Price hovers in the background. They journeyed as far as Pender
■Harbour before returning to Langdale for the trip home.   —
GIBSONS — Phone 886-2827
All evening Shows 8. p.m.—Children's Matinee, Sat. 2:30 p.m.
Sat. night show also for Sat. Matinee unless otherwise noted
WED., THURS.,  FRI. — DEC. 16, 17 & 18
Technicolor .   -
SAT., MON. — DEC. 19 & 21
Johnny Cash, Brothers Four in HOOTENANNY HOOT
'    TUES., WED. — DEC. 22 & 23
Technicolor,  Cinemascope
THURS., FRI. — DEC. 24 & 25 CLOSED
1. Part of
the ear
•   6. Flock
!   9. Small
i       candle
10. Constellation
12. Sends forth,
as beams
13. Cant
14. A brooch
! 15. Heavy
<       hammer
j 16. Lack of
;      power
:       to move
i 19. City train
$0. District
;      Attorneys
i .    abbr.
'21. Hovel
22. Marries
,24. Plead
,25. Forbid..
26. Malayan
28. Merriment
129. Italian
SI. California
city: abbr.
32. Duck
, 34. Outflow
37. Not good
38. In a
41. Small
bullets for
air guns
42. Enthusiasm
43. Scottish-
Gaelic   -
44. Golfers*,
1. Flake
2. Think
. 3. Wager
4. Bitter
6. A Great
7. Skin   '
8. Followed
9. Lukewarm
11, Christmas
15, Pose for
an artist
17. Ostrichlike bird
18. Type of
"   harbor boat
22. Desire
23. Half
an em
24. Fellow:
25. Small
26. Excuses
27. Kind
lottery ,
28. Mend
29. Musical
30. Of
32. Throb
33. Dwell
__________   II_____1@!
m____n - @a__a@0
R|A S E|
asDC-S _____-_§@
35. Number
36. Carries
with .
39. Wrestler's
"to be"
• .
Puts the
things you
want within
your reach
y j
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Bank of Montreal
' ***^^*F^^
Familii Finance
-' MM ' . stg&MS&ve.
Bring all your personal credit needs     under one roof
Gibsons Branch:, EDWARD HENNIKER, Mgr.
Sechelt Branch:- ERNEST BOOTH, Mgr.
Port Mellon (Sub-Agency): Open on •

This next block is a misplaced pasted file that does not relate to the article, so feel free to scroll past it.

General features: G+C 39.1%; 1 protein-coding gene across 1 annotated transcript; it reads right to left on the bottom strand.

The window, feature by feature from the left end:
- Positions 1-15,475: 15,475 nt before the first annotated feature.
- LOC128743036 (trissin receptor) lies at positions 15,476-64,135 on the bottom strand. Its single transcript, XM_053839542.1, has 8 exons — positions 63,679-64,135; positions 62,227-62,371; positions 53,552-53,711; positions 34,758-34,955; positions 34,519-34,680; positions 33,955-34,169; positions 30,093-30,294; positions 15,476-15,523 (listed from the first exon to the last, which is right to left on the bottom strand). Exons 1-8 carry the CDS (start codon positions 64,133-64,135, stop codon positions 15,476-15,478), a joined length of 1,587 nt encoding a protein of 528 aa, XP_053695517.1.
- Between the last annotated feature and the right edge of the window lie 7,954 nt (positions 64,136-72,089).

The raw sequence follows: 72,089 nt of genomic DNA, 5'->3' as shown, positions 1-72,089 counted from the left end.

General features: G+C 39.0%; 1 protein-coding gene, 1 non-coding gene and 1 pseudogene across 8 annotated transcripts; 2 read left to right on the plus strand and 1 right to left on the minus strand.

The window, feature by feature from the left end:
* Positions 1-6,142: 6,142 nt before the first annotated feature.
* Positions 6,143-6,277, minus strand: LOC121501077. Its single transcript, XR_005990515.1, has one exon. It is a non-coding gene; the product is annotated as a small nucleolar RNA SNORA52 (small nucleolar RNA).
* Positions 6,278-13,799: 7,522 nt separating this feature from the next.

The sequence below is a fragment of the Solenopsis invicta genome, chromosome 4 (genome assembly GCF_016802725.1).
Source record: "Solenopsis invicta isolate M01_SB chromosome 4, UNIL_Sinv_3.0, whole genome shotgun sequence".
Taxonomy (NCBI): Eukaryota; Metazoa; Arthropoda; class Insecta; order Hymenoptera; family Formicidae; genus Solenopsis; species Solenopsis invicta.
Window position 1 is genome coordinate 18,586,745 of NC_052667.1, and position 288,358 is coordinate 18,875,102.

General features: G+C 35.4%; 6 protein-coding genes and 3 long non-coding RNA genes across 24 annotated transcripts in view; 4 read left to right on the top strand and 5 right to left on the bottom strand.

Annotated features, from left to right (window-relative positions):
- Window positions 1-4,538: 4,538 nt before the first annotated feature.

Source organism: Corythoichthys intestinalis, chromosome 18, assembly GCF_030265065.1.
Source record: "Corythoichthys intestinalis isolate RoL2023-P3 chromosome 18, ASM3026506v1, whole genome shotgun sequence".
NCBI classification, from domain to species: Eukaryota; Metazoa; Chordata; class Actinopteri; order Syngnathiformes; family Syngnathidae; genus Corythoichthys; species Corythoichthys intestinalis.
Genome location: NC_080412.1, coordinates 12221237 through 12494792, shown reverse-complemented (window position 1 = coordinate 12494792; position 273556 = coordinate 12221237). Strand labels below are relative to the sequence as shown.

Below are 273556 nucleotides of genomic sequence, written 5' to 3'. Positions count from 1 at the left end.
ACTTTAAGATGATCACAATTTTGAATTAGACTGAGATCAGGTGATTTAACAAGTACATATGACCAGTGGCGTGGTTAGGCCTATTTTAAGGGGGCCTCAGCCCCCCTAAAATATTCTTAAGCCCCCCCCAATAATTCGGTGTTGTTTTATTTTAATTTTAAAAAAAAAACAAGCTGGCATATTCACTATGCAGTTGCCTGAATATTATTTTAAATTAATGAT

Canadian Forest Products Ltd. semi-monthly paydays nnniittHni��nHiu��iHini!min:r.nnunffl��vaimiiimiinm��nunitiiiin    8       Coast News, Dec'. 17, 1964.  VANDALS AT LARGE  Eric A. Prittie of Orange Road  reports that some individuals  who raced away in their car  when discovered, cut down one of  the five year old olue spruce  trees at the entrance to his property. The car hurried away so  fast it forced another approaching car off the road.  winniu��nn\iu��miuuuttiuiiuuuiiiuuiiuiuiiu>uuiuumnuiuuniu  , LETTERS;'���������  to editor  Eidtor: I would like to point  out for the benefit and comfort  of all old people and indeed everyone who might read in Coast  News of Dec. 3, page 2, in This  may be the place, that the old  have no future towards which  'they can look,' thatj there is a  hope of a future life.  . Open your Bible and in faith  believing read John 11:25, 26,  John 5:24 and John 8:51.  John 11:25, 26 reads Jesus said  unto her, I am the resurrection  and the-life; he that believeth in  me, though ^ he were dear, yet  shall he live: . And whosoever  liveth and believeth in me shall  . never die. Believest thou this?  Siich a transition from death to  everlasting life does not come  about by natural thinking or  working but by faith in. God's  Word, the Holy Bible and choosing to believe in His Son Jesus  Christ.      George   Charmah.  ��� f$W^W?iWTOWl^^pg  Legion Auxiliary Selects officers  DR. 'A.-VJ.' Jj'.jV-JINGHAM, director . ofr' the Coast-Garibaldi Health  Unit has announced Operation Doorstep, the total community anti-  tub-cif.csir. survey is to be conducted in; the Powell Rivcr-Sechelt  Peninsula areas in January and February, 1965.'     .    ���  Two units will bring this free-service within easy walking distance to all residents. TB skin tests and chest'x-rays are made available to adults while .the children, six months .of age and over will receive a skin test only. School children will' be tested at school starting January 5.    . .y  TURKEYS  MONEY  HAMS  Thnrs., Dec. 17  8 p.m.  SHARP  SCHOOL HALL  GIBSONS  Don't be a Rip Van Winkle.  Find WATCH REPAIR and  JEWELERS fast in the  YELLOW PAGES,  where YOUR  FINGERS DO  THE WALKING  S.M.T. WILL OPERATE THE FOLLOWING SERVICE  ONDECEMBER 24-31  Lv. SECHELT 3:30 p.m.  Ly. ROBERTS CREEK   3:50  Lv. GIBSONS 4:10 p.m.  Ar. VANCOUVER      5:45 p.m.  3 p.m. BUS FROM SECHELT CANCELLED FOR DEC. 25  One    in    every   three.   Lower  Mainland and Fraser Valley telephones will be used for long distance service Christmas Day, the  ���B.C. Telephone Company reports.  A total of 132;200 long distance  ��� calls are expectedf by the com:  Weddings  McFADDEN. ��� FIEDLER   .-  Diane. Lydia Fiedler,  daughter .  of Mr and Mrs. Edward Fiedler,'  was united in marriage with Ger-  .- aid John McFadden,' son of Mr.'  *and Mrs. John McFadden, West  Vancouver, at a double ring ceremony performed Sat., Nov. 28 by  Rev. Henry Kelly in St.,Bartholomew's Anglican 'Church.'-.  The bride chose a floor-length  gown of white brocade satin. Her  bouquet was of cymbidium orchids and feathered pink carnations.  The bride was given in marriage by her father, Mr. Edward  Fiedler. ' --'   '  The bridesmaids, Miss Alice .  Kinnie and Miss Shirley Fiedler,  sister" of -the  bride,   dressed- in  street length gowns of. blue and ,  gold, satin with lace overjackets.  They wore matching head pieces  and . carried   bouquets    of';> gold y  daisy mums. Debbie Fiedler, sis-  ." ter of 'the bride, carried basket. >  of   red roses  arid  white   carnations.  y.y "... ������.;.��������� ������  ��� 'Mr.yBill Hardie of West Van-:'  cou'ver, was best man. Ushering  were   the   bride's   brother.   Ken  Fiedler,  arid  Ohris  Cradd6ck\ of  'North Vancouver: Master of cere-   '  monies  was  Albert  Christiansen  _ who proposed the ; toast ,to : the  bride at a reception;: in the Legion Hall.  ��� s Out of town guests were Mr.  and Mrs. E. Oweh^sister of the  groom, of Prince' George,. Mr.  and Mrs. Paul Fiedler, of Powell .  River, and Mr., and Mrs,. Addison  of   West  Vancouver- T  For   their   honeymoon   trip   to    :  Prince George, the bride wore a '���.  blue suit with white accessories.  The newlyweds will reside at The  Maples is Roberts Creek. y  pany,, 140 percent more ^than are  placed on a normal business day.  There will be 700, toll and information operators in Vancouver, ,"New Westminster 'and Abbotsford handling the calls, supplemented..- by Direct Distance  Dialing  equipment.  "Every operator will be on  a shift Christmas Day to handle  the calls," 'Miss Maude Eccles-  ton, -Vancouver chief operator,  said'."' .  "We Iicpe that people will place  their" calls by number and know  the number they are calling so  that delays wiir not'occur," she  said. _        .  "People can call us now if they  are not sure -of their friends'  telephone number in a distant  'city. They can dial "0" for operator, ask-for information in the  friend's city arid we will, make  the  connection without  charge."  A Thank You . . .  To those who supported me at the poll in  Sechelt municipal election please accept  my thanks.  I will endeavor to do my best for all Sechelt  residents while a member of council;  ���Louis Hansen  Two showers  ��� A shower'was held at the home  of Mrs. R. Kinnie honoring Diane\,  Fiedler.    Hostesses. were   Alice.'  and Janice Kinnie. Guests were: ���  ; S. Solnik, B. Fitzpatrick, A. Mason, Mrs. Fiedler, S. Fiedler, Mi.  Dragon, C. -Anderson, H. Garlick  B. Douglas and S. Kinnie.  A "shower was also held at the.  home of Mrs. Flo Robertson. Mrs.  L. Morrison and Mrs: D. Robertson were hostesses. Guests  were Mrs-. A. Christianson, "Mrs.  K. FeidleryMrs. -M. Solnik, Mrs.  N. Kruse, Mrs. R. Wilson, Mrs.  C. Strom- Mrs. K. Crosby, Mrs.  D. Herrin, Mrs. McDannald, Mrs.  R. Wilson jr., Mrs. E. Fiedler,  Miss A. Kinnie, Mrs. ,R.. Harris,  Mrs. G. McKay, Miss C. McKay.  i       'y-^'-y-P: "���  The[23inch  Claremore  Walnut Wood Veneer  Superstrata   Power   Chassis  Lighted Channel Indicator  4   Front  Mounted Speakers  TRADE-INS ACCEPTED  ELECTRIC  \CtMtiuttiiieyt G. E. DiaSih,  t^l  APPLIANCES  -^ PL^c 886-9325 <  BOX 6 - GIBSON'S, _?. C.  Z(3n3tffi&at&n5na)StiZ^^  (Continued from Page 1)  ed to donate the necessary roar  access- right-of-way, providing  such. access is surveyed and extends along the southerly bouii-"  dary of Lot .24 to a feasible point  at which time they will rim diagonally northwesterly to a cut to  be made.in the rock bluff.-'  "5. The above conditions are  on the understandng that the Indian Band will be, given free  mooring for boats which are in  active. use in return for the loss  .vdr interference -with riparian  rights.  "The department is of the opinion that while the project will  provide a safer harbor for Indian  boats and increase the possibility of revenue from tourists, it'  will also -provide much better facilities for nonllndians. I am of  the opinion, therefore, that the  project is one that should toe considered in total by the department of public works on the basis of a development program for  the area as^a whole. -���-'  - "You also wrote on Nov. 24,  1964 concerning the lease covering part of the land re-quired for  this breakwater. .  "The lease, as pointed out in  my letter of Novyl7, expires on  June 30, 1966, but there is a commitment for renewal and should  ��� the lessee wish, to exercise his  y right of renewal it may not be  possible to. terminate the lease  on that date. We are reporting  the matter to the v.oear Indian superintendent, and the Indiari Affairs officials . feel satisfied that  if there is a way of terminating  this lease upon expiry ofthe original lease,;.this, will be done.  "In the event the breakwater  is constructed, the Indians will  be encouraged and asked to take,  full advantage of the improvement:'^  The letter from Hon. jean Paul  Deschatalets to Mr. Davis, dated  Dec. 7, reads as follows:  "While this is a formal acknowledgement to your "letter of Oct.  14, we have subsequently had  discussions on the above subject  and you are aware of the meeting with the members.  - "Following our last discussion,  I submitted the Sechelt project  in conjunction with: our 1965-66  estimates.,In the review of these  estimates with treasury board, it  was felt that the inclusion of the  above project as an item was not  appropriate at this time. The direction of the board .'was that ,  the department prepare a further proposal on tourist wharves  and harbors of refuge for eview  and at which time consideration  could be gives to Sechelt specifically. If a suitable policy were  accepted, funds could be provided by the earliest means possible, either in the supplementar-  ies or in the final draft of the  main estimates.  "I feel that the matter is of ,suf- ���  ficient importance that I would  like to discuss it not only with  treasury board but also  at the  cabinet committee on communi-  cations arid works."  The LA. to Roberts Creek Le-  g._  i... - ~ctions on ..Dec. 7,  OiLcers fcr the year are: Ser-  geaal-ai-arms, J. Bengoiigh, elected; -executive., comrnittee, A.  ��� Fossett, and L. Sears, acclamations, R. Shurey, elected; secretary-treasurer, B. Clark, acclamation; vice-presidents, M. Atrill,  acclamation and E. Mould, elected; president, C. ��� Thyer, acclamation; standard bearers, ,E.  Cope and D. Davidson, acclamation.  The helping hand box was opened,   $20   will   be   sent   to   St.  Mary's Hospital for linen replacements^ An old time member, Mrs.  Pete Edmunds is in hospital.  The bazaar was held on Dec. 9  and thanks go to all who donated  and worked. The winners of the  draws were, door prize, 18164,  Mrs. M. V. Gouviei- tw;o grocery  haihpers, 103, Joe Horvath and  89,. Bob Cumming. Doll raffle,  121328, Agnes Fossett; salad bowl  and steak knives, 97, Miss Daw  son; mystery ,'box; Grace Cumming. y ' ...y' ,'",'.'  .-After the ladies get their gifts  off to the mental hospital, and  Christmas "��� hampers - '��� delivered,  they will take time to wish everybody a very' Merry ' Christmas  arid a good New: Year.   "   .'  '��� .MRS: M.J. "MONKS  The death.on Dec; 8 of Marion  Jane Moriks of Riberts Creek, in  her 81st year was reported' in  Vancouver newspapers. She was  :the widow of. Fred L. Monks and  leaves a brother William Scott  and nephew and two nieces in  England. Rev. Denis Harris, former Anglican Church minister in  Gibsons officiated at the funeral  service.  Cremation followed.   .  Mrs. Herb Leach ; and : Mrs.  \ Reete of Smithers, nieces of Mrs.  Monk of "Roberts Creek, who'  passed away last week, are  guests of Mr. and' Mrs. J. Leatherdale.  Grab yourself  a LUCKY!  A bold  breed of beer...  a man's beer...  slow-brewed the  Canadian way...  aged for  premium flavour  and man-sized  taste!  This advertisement is not published or di-splayed by the Liquor  Control Board or by the Government of British Columbia.       * RECIPES you might um  mering temperature, cover tight-  Coast News, Dec. 17, 1964.  ly, and simmer for 20 minutes. ��� ~~~ ���   865���CRINOLINE DAYS IN CROSS-STITCH ��� create, a smart silhouette effect in black and white on towels, mats, dresser set. Transfer; 20 motifs;'6x6% to 1 xl in.; directions.  991���POTHOLDER PARTY ��� fruits 'n': flowers in easy cross-stitch  add charm to gingham (7 checks to inch). Fun to fdllow charts ���  ho transfejr needed. .Charts; patterns. /  868_CRbCHET MANY ACCESSORIES with 'this: pretty pineapple  square -���mat,' scarf, cloth, spread Directions for 4finch square in  string, 2Y2 in No. 50 cotton. y-  Thirty-flve cents (coins) for each pattern (no stamps, please) to  Alice Brooks, care of Coast News, Needlecraft Dept., 60 Front Street  West, Toronto, Ontario. Print plainly NAME, ADDRESS, -PATTERN  NUMBER.  Seafoods because they are  light, delicious and eye catching,  make an excellent first course.  The simple yet sophisticated seafood cocktail is popular, as also  are soups made' with shellfish.  Recipes follow for a deluxe seafood cocktail and a rosy colored,  gourmet type, clam soup garnished with a drift. of salted,  whipped cream. Both recipes  have been kitchen-tested by the  home economists of the Department of Fisheries of Canada.  Seafood  Cocktail  1 can (5 ounces) lobster  1 can (6 ounces) crab  1 can (-5 ounces) medium  shrimp.  Vz cup catsup  2 tablespoons lemon juice or  viriegar     '       "  Vk cup minced celery  1 tablespoon   prepared   horseradish  XA teaspoon salt  2 drops Tabasco or few grains  cayenne  Lettuce  6 lemon wedges  Early in the day, refrigerate  the cans of seafood. In a small  bowl combine catsup, lemon juice  or vinegar, celery, horseradish,  salt and Tabasco or cayenne.  Mix well. Cover and chill in re:  frigeratbr.  iShortly before meal time, drain  the seafood. Remove, any cartilage from the lobster and crab  moat and de-vein the shrimp, if  .necessary. Rinse shrimp in cold  water. Out lobster and crab meat  into bite-sized chunks, reserving  6 large pieces of claw or leg  meat fcr atop garnish. Combine  seafood and mix lightly.  Line 6 sherbet or parfait glasses vv:th crisp lettuce, extending  the lettuce to the lip of the, glass,  lightly heap about-1/,, cup of mixed seafood in each and top with  a tablespoon of chilled sauce.  Garnish with a shrimp and a  large piece of lobster claw or  cr?' ��� leg meat. Slice a lemon  lengthwise to give 6 wedges of  desir-M? thickness. Make a small  cut in each wedge then insert a  wedge en the rim of each glass.  Makes  6  servings.  Holiday Clam Soup  1   can (10 ounces) baby clams  1 can  (28 ounces)  tomatoes  2 stalks celery, chopped  Vk cup  chopped  green  pepper  1   medium  onion,  chopped  1   bay leaf  1   teasipoon  sugar  1 tablespoon lemon juice  2 tablespoons chopped parsley  Va teaspoon thyme  % teaspoon salt  % teaspoon pepper  Vz cup whipped cream .--'���    -  Vz teaspoon salt ,  Drain clams, reserving Vz cup  clam liquor..In a heavy saucepan  combine tomatoes, Vz clip clam  liquor, celery, Sreen pepper, onion and bay leaf. Bring to sim-  Remove bay leaf. Add sugar, le- serving topped with a dollop of  mon juice, parsley, thyme, 3A whipped cream. Makes 6 serv-  teaspoon salt, pepper and clams,    ings.   y  Heat gently for several minutes ������  longer to warm thoroughly and  blend the flavors. Combine whipping cream and Vz teaspoon salt.  German   beehives  are   painted  bright colors to guide the bees to  Serve soup in heated bowls, each     their own hives.  '^^2^5@3.32��S!S1  w r *  SECHELT ������ Ph.  885-2023  Christmas Gifts  for ALL  Yardgoods  Staples  &  K?!S13i��?_?V  s��sss;  Gibsons  Christmas tree safety rules   I Christmas Store Hours  The Canadian Forestry Association of B.C. calls attention to  the following safety rules for  the handling of Christmas trees  in the home.  Because your tree begins to  lose moisture as soon as it has  been cut, it is recommended that  as soon as it is brought into your  home, you saw off the butt end  at least one inch above the original out and then place it in a  cool shady place with the butt  end placed in a container of water.  During the entire time the tree  is in use in the home,--be~sure--  the butt end is keipt in water. Re-y  fill the  container every day as  the tree absorbs the water which  keeps it fresh and green and reduces the fire hazard. Investiga^ ...  tion carried on at the U.S. Forest  Products Laboratory in Madison,  Wisconsin, indicates that the use  of fire-retardant chemicals often  does more harm than good, hence  the use of water is recommended.  Be sure the tree is well supported and is away frorii fireplaces, radiators, television sets  or other sources of heat. The  tree should be placed so it will  not block an exit in case of fire.  Lighted candles or other open  flames should never be used on  or about Christmas trees.  Check electric lights and connections. WornV frayed wires or.  electric cords must not be used.  Avoid use of combustible decorations and flammable reflectors for the colored lights. Metal  foil "icicles" or tinsel must be  kept out of bulb sockets.  Avoid overloading the electric  circuits. Aocunr^a^ons cf wrapping paper af:d the placing of  electrical toys under the tree  should be avoided as fire hazards.  Potted    or    living    Christmas  trees brought into the home are'  favored by some who enjoy haying the same tree as many' years  as it remains small enough to  move in and out of doors. Ample  provision should be made for  watering : such trees, especially  when indoors,  y  **',5s  TOWING SERVICE  PENINSULA MOTORS LTD.  Phone  ;  DAYS  ���  885-2111  NITES ��� S85-2155  Open all day Wednesday  until Christmas  OPEN TILL 9 p.m. on  DEC. 21, 22 & 23  CLOSED AU DAY SATURDAY JAN. 2  Santa Clans will be at the Christmas Tree  2 p.m. Saturday, Dec. 19  Your car's  Performance.,   IN MINUTES!  i ���������-  AUTHORIZED  ALLEN  tumic  SERVICE  CENTER  WHEEL ALIGNMENT  TUNE-UPS  MM!��  North Road ���Gibsons  Phone 886-2562  PRECISION HEADLIGHT AIMING  - GENERAL REPASS  ^-3^aBS_J!a_S_5Sl_SgJ_^_@��!^^^ -  7 delightful and original ways to solve your Christmas gift problems  %��  0  E. JOHN KELLEHER  has been appointed superintendent of the Bank of Montreal's  British Columbia division, Vancouver. He succeeds John B.  Lesslie, who has been apointed  an assistant general manager at  the Ontario divisional headquarters, Toronto.  COAST NEWS WANT ADS  ARE REAL SALESMEN  There's something exciting for everyone on your  Christmas list among these attractive gifts from  B.C. TEL.  Now, for the first time, you can make a present of  long distance calls with an attractive new LONG  DISTANCE GIFT CERTIFICATE O  Another gift, always popular in busy families, is a  second line���with a pushbutton phone 0 that  can handle two or more calls simultaneously. Or  what about the glamorous little Starlite�� �� . ?  The new speakerphone O is the very latest in  "hands free" phoning, and for gracious living the  melodious bell chime 0   may replace the ordinary  �� ItKO.T.M.  phone bell. The voice amplifying handset 0 with  a variable volume control is a joy to the hard-of-  hearing.  The ever-popular standard extension phone in a  range of nine lovely decorator colours �� is a  welcome gift for practically anyone.  For any of these items you can mail a Gift Certificate or present your gift in person. Costs are surprisingly low and in most cases you can pay with  small monthly additions to your own phone bill.  Solve your shopping problems in minutes by calling  your B.C. TEL Business Office ��� ask for "Gift  Telephone Service".  BRITISH COLUMBIA TELEPHONE COM PANT  WORLDWIDE TELEPHONE CONNECTIONS ��� INTERNAHONAL TWX AND TELETYPE SERVICE ��� RADIOTELEPHONES ��� CLOSED CIRCUIT TV ��� INTERCOM AND PAGING SYSTEMS  ELECTROWRITERS ��� DATAPHONES ��� ANSWERING AND ALARM UNITS ��� OVER 300 OTHER COMMUNICATION AIDS FOR MODERN HOMES AND BUSINESS 10  Coast News, Dec. 17, 1964.  The largest chunk of quartz  (70 tons) was found in Russia.   '���;  First use of jewels as bearings  in watches dates back to 1700.  WINS   PLAYHOUSE  Roy Maylea of Reid Road was  the rlucky , winner of the Job's  Daughters playhouse raffle which  was drawn on Dec. 8.  OWL I  n^giglgKg  I v.*'-.  &  Slippers..  for the men of  your family  We also carry a line  of Dress Shoes  Marine Men's Wear  GIBSONS ��� Phone 886-2116  Edward Surtees was installed  as president of Branch 140, Sechelt of the Royal Canadian Legion at an installation ceremony  at ihs Legion iiali at Sechelt  Sa.urday   evening,   Dec.   12.  Mr.. Tlsh Schon, Legion Zone  Commander r~-so. installed the  following ojfice.rr.: Sid Waters  and E. C. King, vice-presidents;  C. G. Lucke-i, secretary; W. Mitchell, sergeant at arms.  During the dinner that preceded the installation ceremonies the  following toasts were proposed:  The Queen, by Mr. Orv Moscrip;  to the Legion by John Little; to  the ladies auxiliary by Ray V.  Delong; to the old sweats by W.  Smith. The .latter two toasts were  replied to by Mrs. Jessie Lucken  zone president of the ladies auxiliary and Charles Brookman, an  old  sweat himself.  Following the installation ceremonies a social hour was enjoyt  ed by the more than 70 people  who attended the function.  HOLIDAY CLEANING  We Specialize in:  -CHESTERFIELD SUITES  ���WALL TO WALL CARPETING  ���UPH0LSTRY OF ALL TYPES  Cleaned and ready for use in a matter of minutes  Now with the most up-to-date  MACHINES y- CLEANERS ��� SPOTTERS  we hope to give the best in service  FOR   ESTIMATES   CALL  ELECTRA-CLEAN  UPHOLSTRY  CLEANING  Phone 886-9890   .  I  BOOK ON CYCLING  . The son or daughter getting a  bicycle for Christmas? They're  great fun but they can be lethal  if ridden carelessly. The B.C.  Auto Association' suggests you  give your youngster a copy of  xCycle in Safety, available without charge at all B.C.A.A. offices  The most elaborate and best  developed system of picture  writing was that of the.. Egyptians. Known as hieroglyphics, it  started several thousand years  before Christ.    .  I      LET US PREPARE      ^  I      YOUR CHRISTMAS  PARTY FOODS  Fancy   Sandwiches,   Cakes  arid Pastries ':���  5t3l__��!__-l��__-_3i  E  &  M BOWLADROME  (By ED CONNOR)  Gibsons B: Ditchers 2802 (989).  J. Lowden 741 (282), D. Sleep 605  F. Reynolds 628 (240), G. Bou-  dreau 264, B. Simpson 606, J.  Larkman 609, J. . Chaster 611-, S.  Majyea 603.  GjOsciis A: Imperials 3207, 1109  K. Hclness 714 (262, 241), D.  Hoops 601 (257), H. Shadweil 698  (266, 275), W. Robinson 663, J.  Clement 240, J. Lowden 662, J.  Wiison 600, J. Davies 633 (244),  B. Morrison 252, J. Chaster' 661  (254), L. Pilling 663, D. Grigg  6C1, Gwen Edmonds 695 (273), E.  Connor 629, F. Nevens 243.  Ladies Wed.: Go Getters 2547,  Blcwmores 937. L: McKay 679  (280), I. Jewitt 520, R. Beacon  512, D. Crosby 553, J. Hart 528, V.  Peterson 513, J. Christianson 520  R. Wolansky 623.  Teachers Hi: Wahoos 2792, 1141  S. Rise 601, A. Merling 729 (334),  L. Farr 254, J. Ayris 249, P.  Crampton  247.  Commercials: Who Knows 2724  1017. H. Jorgenson 635, J. Lowden 634 (258, 255), B. Green 249,  T.  Henniker 605  (282).  Port Mellon: Rebels 2728, 966.  J. Calder 620 (251), A. Godfrey  245, A. Holden 247, L. Carrier  661, C. Sheppard 737 (252, 262).  Ball & Chain: Untouchables  2600, 999. L.. Butler 624 (287), J.  Walton 629, R. Taylor 607, C.  McGivern 611, H. Ashby 610, G.  Sullivan 642 (252), G. DeMarco  619 (260), J. Rezontoff 246, M.  Hopkins 250.  Men's: Invaders 2899, Missing  Persons 1102. C. Sicotte 725 (294)  S. Rise 778 (296, 259), R. Godfrey 657, (249), F. Nevens 706:  (253, 242), R. Taylor 690 (308),  G. Edmonds 257, F. Reynolds  629,. H. Inglis 639, B. Nasadyk  245, C. Johnson 785 (261, 252, 272)  Juniors: Carol Forshner 259  (148), Tom Stenner 223, Colleen  Husby 239, Richard Godfrey 328  (221); Robert Solnik 214, Randy  Godfrey 232.  Phone   Sechelt i 885-2025  See our Wed. Ad in the Van. Sun  rSSS  RKEY  UTILITY   GRADE  6-24 lbs.      QUANTITY LIMITED ��� WHILE THEY LAST  LIMIT ONE WITH A FAMILY ORDER  BLADE, CHUCK  ROUND BONE  CANADA CHOICE  or CANADA GOOD    ...  or  BRUSSELS  SPROUTS  IMPORTH)NoH  OCEAN  SPRAY  15 oz.  ORDER   EARLY  3 days notice .required  GIBSONS BAKERY  Phorie 886-2415  LIDO DIAMONDS. Certified & Registered  Good selection of Birfhstone Rings, Cultured  Pearl Necklaces & Earrings  BLACK DIAMOND Necklaces, Earrings,  Gold Lockets, Crosses & Rings  A WIDE SELECTION OF FINE COSTUME JEWELRY  Jewelers Selection of Fine Watches  LADIES  WATCHES  Elgin from $19.9. ��� Bulova from $24.95  Longines from $39.95  Other Ladies 17 Jewel Watches  from $15.95  SECHELT BOWLING ALLEY ,  (By EVE MOSCRIP)  High bowlers of the week: Red  Robinson in Five Pins scoring a  double with 758 and 337. In the  Ten Pins, Sam MacKenzie rolled  . 525 (2^5), and .Leo Johnson 524  (221, Dick Gray, high three of  552:  League  Scores:  BucKSKins:   Mike  Johnson  578,  Delly Paul 516.  :.   Ladies:   Eily . Mason   662,   Bev  Robinson 266.  Pender: Joe Graf 620, Mary  Myers 635, Charlie Hauka 665,  Isabel. Gooldrup 574.  Ladies Matinee: Jean Eldred  606 (273).  Sechelt Commercial: Orv Moscrip 744 (279), Eileen Evans 705  (281), Dorothy Smith 266, Arvella  . Benner 252.       . ���,'..-���  Sports Club: Lawrence Crucil  709  (288),  Lil McCourt  572.:  -   y  Ball & Chain: Red Robinson  758 (337), Laurie Cavalier 646,  Walter Dooley616, Sylvia Jackson 625, Barney Bing 634, Man-  ford Cook 619.  School Leagues:  Seniors: James Duffy 477 (266,  211), Jill Cobleigh 357  (189).  Juniors: Bobby Nelson 296 (166)  Wendy Bystedt 280 (171).  Ten Pins:  Mixed: DiannaKeeley 448 (165)  . Men's: Leo Johnson 524 (221),  Sam MacKenzie 525 (205), Dick  Clayton 509, Butch Ono 502, Alex  Skytte 518, Terry Rodway 507,  Dick Gray 552, Ray Benoit 527,  Randy Wiren 534.  U  WHOLE or JELLIED  McCALLS  or  NABOB  MINCEMEAT  24 oz.    :   39  LIBBYS   or ( HUNTS  Fruit Cocktail  15 oi.' ^__x^L-L_^_J_.  CARNIVAL _ 3 Pint  for Him - -  GENTS BULOVA $24.95 & up  ELGIN $19.95  LONGINES from $39.95  CUFF LINKS, SHAVERS, etc.  BOYS 17 JEWEL WATCHES  from $13.95  SIGNET RINGS  Gifts Galore  for the  Whole Family  Michel Duffy  runs good race  Michel Duffy, 13-year old Elphinstone high school student,  placed 11th out of 64 runners in  the junior race of the B.C. Junior and Senior Girls High School  Cross Country Championships ,at  Brockton Point on Sat., Dec. 12.  The 4 foot, 8 inch, 70 lb. Miss  Duffy running in big time for  the third-time of her athletic career against girls considerably  older and bigger than she kept  with the leaders throughout the  entire \Vz mile race.  Three weeks ago she placed  fourth in the Junior U.S. Women's Cross Country Championships at Seattle over a 1,000 metre course; a week later she ran  second to Edna Naylor in the Elphinstone Invitational Cross  Country race at .Gibsons over a  2Vz mile course. l  Edna Naylor, 18, also of Elphinstone High School was entered in the Senior girls' event  at Brockton Point, but was  scratched due to illness. Both  girls are also members of the  Sunshine Coast Ahtletic Club.  MALKIN'S ��� No. 4  FANCY PEAS  15 oz. ..;_____________   CROSS RIB  ROAST  GROUND  BEEF  lbs.  for  CAKES  LAST CHANCE  AT THE LOW  PRICE ��� each  c  ���**���  49  C  49  c  lb  Barbara Ann Frozen  Ch  j  riss Jewelers  ��  SECliELT ��� Phone 885-2151  ^gSte^  SQUARENADER   PARTY  The annual Christmas party of  the Squarenaders will be held  Sat., Dec. .19 in Hopkins Hall. Sechelt Promenaders have been invited and there will be a potluck  supper at 11 o'clock. All are asked to bring a gift valued at not  more than 50 cents. Former  members are invited to attend.  corn   2 39c  ALSO FOR CHRISTMAS SHOPPIM  NUTS, CANDIES, CHOCOLATES, NAPKINS & TABLECLOTHS  CANDLES ��� TREE LIGHTS & DECORATIONS  1 "��� :JFIMcis "'iti gppj^"'"^y-j^ m g^T  I DEC.   15   to   19   INCLUSIVE  |      we iik^ |